Echoing the lament of counterinsurgents since ancient times, Muenchhausen added, “Everyone in our army wishes that the rebels would do us the favor to take their chances in regular battle. We would surely defeat them.” But the British were to be disappointed in their desire for “regular battle.” After being chased out of Long Island and Manhattan in the fall of 1776, Washington was careful not to hazard the bulk of the Continental army in a frontal battle that could have led to its annihilation. Most of the time, the redcoats were left to punch at the air, unable, in a British cabinet minister’s lament, “to bring Mr. Washington to a general and decisive action.”18 Washington was pursuing a Fabian strategy of keeping his army in existence as a symbol of resistance, avoiding battle except on favorable terms, and relying on the militia, supplemented by a small stiffening of regulars, to wear down his pursuers. In New Jersey, for example, he detached 2,500 Continental soldiers to “annoy and harass” the enemy in cooperation with the militia.19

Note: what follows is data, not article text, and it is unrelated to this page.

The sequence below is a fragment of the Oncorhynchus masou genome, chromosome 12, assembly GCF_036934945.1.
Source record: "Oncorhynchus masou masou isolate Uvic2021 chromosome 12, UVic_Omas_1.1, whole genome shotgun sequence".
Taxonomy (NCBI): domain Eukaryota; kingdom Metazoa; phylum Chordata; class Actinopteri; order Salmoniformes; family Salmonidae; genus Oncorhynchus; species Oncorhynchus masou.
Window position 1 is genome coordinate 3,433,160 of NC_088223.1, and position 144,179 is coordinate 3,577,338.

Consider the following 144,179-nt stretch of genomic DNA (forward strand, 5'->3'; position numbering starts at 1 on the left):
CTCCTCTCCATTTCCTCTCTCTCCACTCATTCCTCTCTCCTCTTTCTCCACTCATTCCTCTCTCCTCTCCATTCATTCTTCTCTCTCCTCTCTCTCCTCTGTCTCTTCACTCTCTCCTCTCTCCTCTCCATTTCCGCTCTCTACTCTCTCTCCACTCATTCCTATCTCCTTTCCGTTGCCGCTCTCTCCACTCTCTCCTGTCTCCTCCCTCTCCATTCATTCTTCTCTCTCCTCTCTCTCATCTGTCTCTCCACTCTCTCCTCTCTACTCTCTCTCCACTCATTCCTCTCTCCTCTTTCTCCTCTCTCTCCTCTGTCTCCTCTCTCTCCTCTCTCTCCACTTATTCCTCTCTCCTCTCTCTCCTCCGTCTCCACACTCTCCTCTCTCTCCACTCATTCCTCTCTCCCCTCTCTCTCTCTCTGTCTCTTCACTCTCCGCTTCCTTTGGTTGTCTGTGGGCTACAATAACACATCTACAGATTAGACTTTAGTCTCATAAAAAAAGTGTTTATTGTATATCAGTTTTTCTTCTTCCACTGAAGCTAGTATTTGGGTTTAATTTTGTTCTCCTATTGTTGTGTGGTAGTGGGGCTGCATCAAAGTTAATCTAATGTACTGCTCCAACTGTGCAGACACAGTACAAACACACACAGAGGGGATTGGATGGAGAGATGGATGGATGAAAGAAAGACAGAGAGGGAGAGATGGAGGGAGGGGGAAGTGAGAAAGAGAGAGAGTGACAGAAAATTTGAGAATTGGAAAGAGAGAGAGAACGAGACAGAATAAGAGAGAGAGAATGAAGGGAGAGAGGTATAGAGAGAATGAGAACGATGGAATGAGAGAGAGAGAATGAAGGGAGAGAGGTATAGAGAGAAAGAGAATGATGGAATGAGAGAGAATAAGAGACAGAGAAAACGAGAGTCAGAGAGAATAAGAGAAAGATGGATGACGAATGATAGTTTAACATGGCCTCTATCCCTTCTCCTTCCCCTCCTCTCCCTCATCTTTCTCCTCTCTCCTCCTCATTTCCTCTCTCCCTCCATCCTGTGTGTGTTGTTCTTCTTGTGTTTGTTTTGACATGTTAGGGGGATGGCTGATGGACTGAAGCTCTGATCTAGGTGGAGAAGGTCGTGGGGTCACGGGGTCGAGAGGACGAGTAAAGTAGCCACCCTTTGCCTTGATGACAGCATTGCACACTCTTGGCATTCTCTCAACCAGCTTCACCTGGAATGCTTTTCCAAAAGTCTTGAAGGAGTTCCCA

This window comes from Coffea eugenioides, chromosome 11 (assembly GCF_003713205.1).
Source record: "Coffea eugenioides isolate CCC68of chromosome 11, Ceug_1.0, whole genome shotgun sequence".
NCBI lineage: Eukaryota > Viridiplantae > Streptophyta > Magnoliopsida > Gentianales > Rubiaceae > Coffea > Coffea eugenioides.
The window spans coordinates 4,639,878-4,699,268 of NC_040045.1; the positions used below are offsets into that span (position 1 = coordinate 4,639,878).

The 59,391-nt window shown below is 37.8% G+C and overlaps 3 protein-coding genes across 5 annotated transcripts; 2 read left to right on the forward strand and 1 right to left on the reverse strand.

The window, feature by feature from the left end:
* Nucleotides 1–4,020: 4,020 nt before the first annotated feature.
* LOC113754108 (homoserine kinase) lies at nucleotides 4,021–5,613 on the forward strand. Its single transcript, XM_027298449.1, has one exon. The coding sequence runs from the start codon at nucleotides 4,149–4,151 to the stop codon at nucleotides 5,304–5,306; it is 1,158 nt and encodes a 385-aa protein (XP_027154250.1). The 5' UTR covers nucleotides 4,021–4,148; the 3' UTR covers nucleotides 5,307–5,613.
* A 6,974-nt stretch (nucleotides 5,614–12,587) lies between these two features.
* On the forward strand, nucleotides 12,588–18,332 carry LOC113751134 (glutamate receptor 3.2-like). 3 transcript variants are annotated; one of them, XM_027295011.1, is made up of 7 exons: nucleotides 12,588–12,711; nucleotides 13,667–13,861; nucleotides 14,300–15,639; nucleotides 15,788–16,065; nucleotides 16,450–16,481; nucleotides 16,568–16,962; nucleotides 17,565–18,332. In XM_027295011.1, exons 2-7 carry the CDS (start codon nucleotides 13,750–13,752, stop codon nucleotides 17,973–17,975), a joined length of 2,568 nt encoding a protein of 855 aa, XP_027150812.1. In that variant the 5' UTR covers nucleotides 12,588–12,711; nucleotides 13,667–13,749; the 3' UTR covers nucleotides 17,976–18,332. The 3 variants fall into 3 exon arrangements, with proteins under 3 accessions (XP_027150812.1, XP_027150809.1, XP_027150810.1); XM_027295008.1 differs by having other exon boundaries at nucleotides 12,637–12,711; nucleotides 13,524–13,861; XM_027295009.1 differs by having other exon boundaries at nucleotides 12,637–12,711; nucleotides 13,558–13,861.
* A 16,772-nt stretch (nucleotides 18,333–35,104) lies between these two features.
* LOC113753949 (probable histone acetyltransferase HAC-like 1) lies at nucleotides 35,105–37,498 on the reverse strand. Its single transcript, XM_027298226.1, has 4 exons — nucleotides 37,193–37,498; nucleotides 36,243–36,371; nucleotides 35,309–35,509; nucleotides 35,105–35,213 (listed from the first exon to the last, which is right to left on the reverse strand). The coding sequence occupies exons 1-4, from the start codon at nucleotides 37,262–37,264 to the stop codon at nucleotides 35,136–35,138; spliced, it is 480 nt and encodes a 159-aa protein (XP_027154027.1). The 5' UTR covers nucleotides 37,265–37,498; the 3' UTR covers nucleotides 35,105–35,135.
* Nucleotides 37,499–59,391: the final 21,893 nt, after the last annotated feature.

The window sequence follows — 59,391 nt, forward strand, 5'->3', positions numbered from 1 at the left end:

Their raids and ambushes made it impossible for the army of occupation to supply itself. At the end of June 1777 the redcoats were forced to pull out of New Jersey after having suffered almost three thousand casualties. Some of those losses were inflicted during Washington’s surprise attacks on Trenton (December 25, 1776) and Princeton (January 3, 1777), following his celebrated crossing of the Delaware River, but many more were caused by swarms of militiamen, dubbed “American hornets” by one rebel officer, who buzzed around the redcoats’ flanks.20 The British commander Sir Henry Clinton later complained, after his forces briefly reentered New Jersey, that “the whole country was now in arms.” This “most unfortunate contretemps,” as Clinton described it,21 made it impossible for the British to extend their authority beyond gunshot range of Newport and New York, their principal northern citadels after their evacuation of Boston.